MARVEL’s Alien #4 is the fourth instalment to MARVEL’s Alien series. Written by Phillip Kennedy Johnson with illustrations and colouring by Salvador Larroca and Guru-eFX. Released in June, 2021.
Just when Cruz thinks the Xenomorphs have checkmate, a reliable Bishop is ready to change the tides of the game. With a moment of hope and a breather from shock, the suicide mission continues down in a nightmarish nest of Xenomorphs. The hunt for the Alpha Embryo continues while the hunt for Cruz and his son Danny has just begun.
Guru-eFX’s use of colour in this instalment is subtly brilliant with the bulk of the palette consisting of frostbitten blacks and blues. This monochromaticism can be personified as the Xenomorphs; dark, cold and hopeless. Whereas the contrasting sparks of blistering red and yellows are objectified as a deterrent or escape for the humans; bright, warm and shimmering with hope.
This issue of MARVEL’s Alien series stands out as Larroca’s most comic-looking book so far. What I mean by this is that the layout and scenery all play out like a classic comic book with chestbursting action panelling and bombastic onomatopoeia as opposed to a cinematic snapshot in a comic with garnished subtleties you would use as a screen saver. Whether this is a good thing or a bad thing is down to personal preference, personally I think the chaotic nature of every page really suits the narrative.
Previously, I mentioned in that the unique characterisation of a father and son bond in the world of Alien had the potential for some much needed emotional depth, this is the comic to pull the trigger on that. On top of the chokingly claustrophobic fear, readers will be holding back tears between Cruz and his son Danny.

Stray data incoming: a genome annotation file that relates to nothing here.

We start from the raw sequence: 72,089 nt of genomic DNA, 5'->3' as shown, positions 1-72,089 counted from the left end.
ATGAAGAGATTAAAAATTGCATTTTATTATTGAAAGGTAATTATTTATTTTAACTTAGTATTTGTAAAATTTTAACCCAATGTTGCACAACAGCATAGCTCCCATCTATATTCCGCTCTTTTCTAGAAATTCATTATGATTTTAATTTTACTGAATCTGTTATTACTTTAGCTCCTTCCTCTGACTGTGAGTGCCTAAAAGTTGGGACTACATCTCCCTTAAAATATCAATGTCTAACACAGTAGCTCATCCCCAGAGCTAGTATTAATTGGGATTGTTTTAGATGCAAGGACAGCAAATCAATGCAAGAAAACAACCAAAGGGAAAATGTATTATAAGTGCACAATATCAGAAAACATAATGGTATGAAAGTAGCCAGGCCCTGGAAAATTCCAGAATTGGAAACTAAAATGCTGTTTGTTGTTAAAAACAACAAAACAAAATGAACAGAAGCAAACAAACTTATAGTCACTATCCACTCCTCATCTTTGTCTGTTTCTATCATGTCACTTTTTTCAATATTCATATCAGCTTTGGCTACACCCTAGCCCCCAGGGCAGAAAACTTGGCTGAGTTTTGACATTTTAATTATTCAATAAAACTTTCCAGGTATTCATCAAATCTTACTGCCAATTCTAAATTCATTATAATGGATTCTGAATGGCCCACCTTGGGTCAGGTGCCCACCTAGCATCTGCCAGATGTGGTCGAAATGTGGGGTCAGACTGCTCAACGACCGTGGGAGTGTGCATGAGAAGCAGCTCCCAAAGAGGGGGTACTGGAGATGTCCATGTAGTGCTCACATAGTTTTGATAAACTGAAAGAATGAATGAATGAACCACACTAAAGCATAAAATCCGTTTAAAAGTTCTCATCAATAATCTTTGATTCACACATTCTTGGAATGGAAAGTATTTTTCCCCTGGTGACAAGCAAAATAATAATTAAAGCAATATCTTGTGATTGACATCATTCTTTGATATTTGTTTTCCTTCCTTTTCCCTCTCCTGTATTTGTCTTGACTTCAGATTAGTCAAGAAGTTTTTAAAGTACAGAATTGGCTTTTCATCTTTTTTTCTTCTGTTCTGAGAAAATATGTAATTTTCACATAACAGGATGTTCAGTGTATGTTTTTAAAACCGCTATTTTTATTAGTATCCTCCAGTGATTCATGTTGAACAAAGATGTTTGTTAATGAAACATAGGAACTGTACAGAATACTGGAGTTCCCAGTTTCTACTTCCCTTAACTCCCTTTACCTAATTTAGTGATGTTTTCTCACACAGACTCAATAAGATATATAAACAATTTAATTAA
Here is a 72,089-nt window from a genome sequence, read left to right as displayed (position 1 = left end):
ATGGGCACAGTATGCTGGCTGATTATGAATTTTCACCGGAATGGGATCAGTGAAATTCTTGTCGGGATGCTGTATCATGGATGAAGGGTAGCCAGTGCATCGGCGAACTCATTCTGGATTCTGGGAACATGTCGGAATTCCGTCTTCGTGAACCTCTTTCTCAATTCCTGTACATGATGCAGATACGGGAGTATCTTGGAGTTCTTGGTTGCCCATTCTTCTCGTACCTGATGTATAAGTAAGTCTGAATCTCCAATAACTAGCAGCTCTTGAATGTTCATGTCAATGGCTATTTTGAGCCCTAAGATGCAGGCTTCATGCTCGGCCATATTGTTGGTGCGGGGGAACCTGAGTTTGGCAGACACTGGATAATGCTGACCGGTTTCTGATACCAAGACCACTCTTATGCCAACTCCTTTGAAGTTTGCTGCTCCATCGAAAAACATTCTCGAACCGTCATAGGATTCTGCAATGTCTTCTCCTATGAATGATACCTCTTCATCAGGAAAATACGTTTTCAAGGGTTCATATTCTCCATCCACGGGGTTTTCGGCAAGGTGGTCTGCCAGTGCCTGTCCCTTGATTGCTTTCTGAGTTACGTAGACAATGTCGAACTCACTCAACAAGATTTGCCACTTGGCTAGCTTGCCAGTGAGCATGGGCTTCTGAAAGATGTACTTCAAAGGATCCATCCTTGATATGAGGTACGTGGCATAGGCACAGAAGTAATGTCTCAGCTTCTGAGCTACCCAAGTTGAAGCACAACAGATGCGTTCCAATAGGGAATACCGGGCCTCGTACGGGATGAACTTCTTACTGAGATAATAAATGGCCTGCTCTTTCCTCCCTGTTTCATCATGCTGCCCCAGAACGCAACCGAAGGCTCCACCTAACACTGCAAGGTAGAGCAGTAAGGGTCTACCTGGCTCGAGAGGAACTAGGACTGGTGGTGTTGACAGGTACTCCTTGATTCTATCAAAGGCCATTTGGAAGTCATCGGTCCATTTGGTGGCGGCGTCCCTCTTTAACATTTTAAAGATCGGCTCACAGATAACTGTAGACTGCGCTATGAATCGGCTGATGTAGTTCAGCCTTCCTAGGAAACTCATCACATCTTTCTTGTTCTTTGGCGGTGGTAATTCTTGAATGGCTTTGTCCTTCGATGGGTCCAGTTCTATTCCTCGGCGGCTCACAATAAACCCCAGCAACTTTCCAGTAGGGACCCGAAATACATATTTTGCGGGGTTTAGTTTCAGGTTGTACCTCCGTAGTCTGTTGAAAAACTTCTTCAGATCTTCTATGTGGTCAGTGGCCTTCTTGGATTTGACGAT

This comic series has done a great job of making me believe in the horror of Alien by allowing it’s characters to take a moment to deal with the shock that will shake them for a lifetime. This should be a traumatic experience for all involved and Johnson gets that.
In conclusion, MARVEL’s Alien #4 delivers on all fronts in it’s storytelling with some minimal action scenes that burst off the page when they hatch. The highlight is it’s excellent attention to realistic characterisation that is so often ignored throughout the Alien franchise.
When the comic could just serve the justifiable purpose of explaining the events that transpired outwith the story being told, it is a promising endorsement to see it present major plot developments that change the shape of the series as a whole.
Let us know in the comments your thoughts on MARVEL’s Alien #4 and be sure to check out our reviews for the previous instalments of this series below!
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